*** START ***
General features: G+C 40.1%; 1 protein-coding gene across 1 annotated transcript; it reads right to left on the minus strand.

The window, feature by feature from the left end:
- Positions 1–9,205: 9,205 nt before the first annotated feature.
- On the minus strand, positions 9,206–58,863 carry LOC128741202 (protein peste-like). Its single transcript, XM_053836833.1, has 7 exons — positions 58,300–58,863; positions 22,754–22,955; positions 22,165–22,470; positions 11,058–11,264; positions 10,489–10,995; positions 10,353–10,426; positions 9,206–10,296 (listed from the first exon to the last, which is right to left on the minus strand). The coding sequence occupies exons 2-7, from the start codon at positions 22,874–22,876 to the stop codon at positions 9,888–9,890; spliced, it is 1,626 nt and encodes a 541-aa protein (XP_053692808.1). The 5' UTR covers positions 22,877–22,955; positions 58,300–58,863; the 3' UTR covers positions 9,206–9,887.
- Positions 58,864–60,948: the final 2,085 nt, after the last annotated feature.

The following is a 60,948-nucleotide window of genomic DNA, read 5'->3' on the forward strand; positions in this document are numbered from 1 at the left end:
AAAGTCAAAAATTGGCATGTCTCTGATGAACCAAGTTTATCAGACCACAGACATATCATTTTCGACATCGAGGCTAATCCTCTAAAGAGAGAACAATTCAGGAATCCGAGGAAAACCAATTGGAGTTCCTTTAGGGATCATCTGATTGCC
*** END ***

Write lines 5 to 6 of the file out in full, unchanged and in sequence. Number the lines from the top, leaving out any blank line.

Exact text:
- Positions 58,864–60,948: the final 2,085 nt, after the last annotated feature.

The following is a 60,948-nucleotide window of genomic DNA, read 5'->3' on the forward strand; positions in this document are numbered from 1 at the left end: